Sunday, December 2, 2012

Good Clove, Bad Clove, Blue Bird

The best clove popping came from the Marbled Purple Stripe variety "Siberian." Here you can see big cloves with tight skins. Simply put, no problems, almost no throw-aways, and very easy to break apart.

You can see what I call 'mole's fingers' pushing out the clove skins at the basal plate. These are new roots growing, letting you know not to delay in planting. Not every clove is so eagerly growing roots, but they should all be planted. 

These two popped cloves have basal plates in good condition. The left has separated from the old stem of the whole bulb, while the right has taken a piece of the old stem with it. Both are great for planting.

This clove has been damaged at the basal plate during popping. The center of the plate has remained with the old bulb's stem. This kind of damage cannot always be helped, particularly with bulbs eager to begin growing. You may still choose to plant this clove, but it has a greater risk of disease because of the damage. Nearly 40 percent of the cloves of one or two varieties of my seed stock popped this way and I chose to plant them as long as the damage didn't extend past the basal plate. You'll know when this damage occurs -you will smell garlic.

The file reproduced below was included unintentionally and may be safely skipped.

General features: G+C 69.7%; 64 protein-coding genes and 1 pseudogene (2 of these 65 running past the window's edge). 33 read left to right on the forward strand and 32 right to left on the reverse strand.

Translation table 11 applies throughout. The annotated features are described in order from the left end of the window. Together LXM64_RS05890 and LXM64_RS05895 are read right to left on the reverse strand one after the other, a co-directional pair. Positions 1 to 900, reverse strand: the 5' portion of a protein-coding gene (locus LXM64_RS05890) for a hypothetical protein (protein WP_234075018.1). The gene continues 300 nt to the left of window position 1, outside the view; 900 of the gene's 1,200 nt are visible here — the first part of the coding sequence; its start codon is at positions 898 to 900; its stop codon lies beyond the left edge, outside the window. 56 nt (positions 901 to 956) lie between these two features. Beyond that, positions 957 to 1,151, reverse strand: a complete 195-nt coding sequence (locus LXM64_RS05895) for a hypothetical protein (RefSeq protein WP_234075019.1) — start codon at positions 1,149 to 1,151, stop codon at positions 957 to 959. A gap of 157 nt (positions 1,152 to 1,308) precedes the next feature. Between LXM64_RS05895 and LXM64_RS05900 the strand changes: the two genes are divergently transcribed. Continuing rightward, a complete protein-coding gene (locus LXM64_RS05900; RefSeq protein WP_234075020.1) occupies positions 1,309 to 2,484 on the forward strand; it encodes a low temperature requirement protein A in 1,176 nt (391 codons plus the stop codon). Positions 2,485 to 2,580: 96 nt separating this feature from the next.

On this last day of popping cloves, 5 hours of popping hundreds of bulbs, the farm was visited by a flock of Blue Birds, Sialia sialis. I couldn't get a decent shot with my phone camera, so this digital magnification will have to do. The birds enjoyed perching on the row labels, flying down to the rows and beds eating something from the soil, probably bugs (although I saw so few while I worked).

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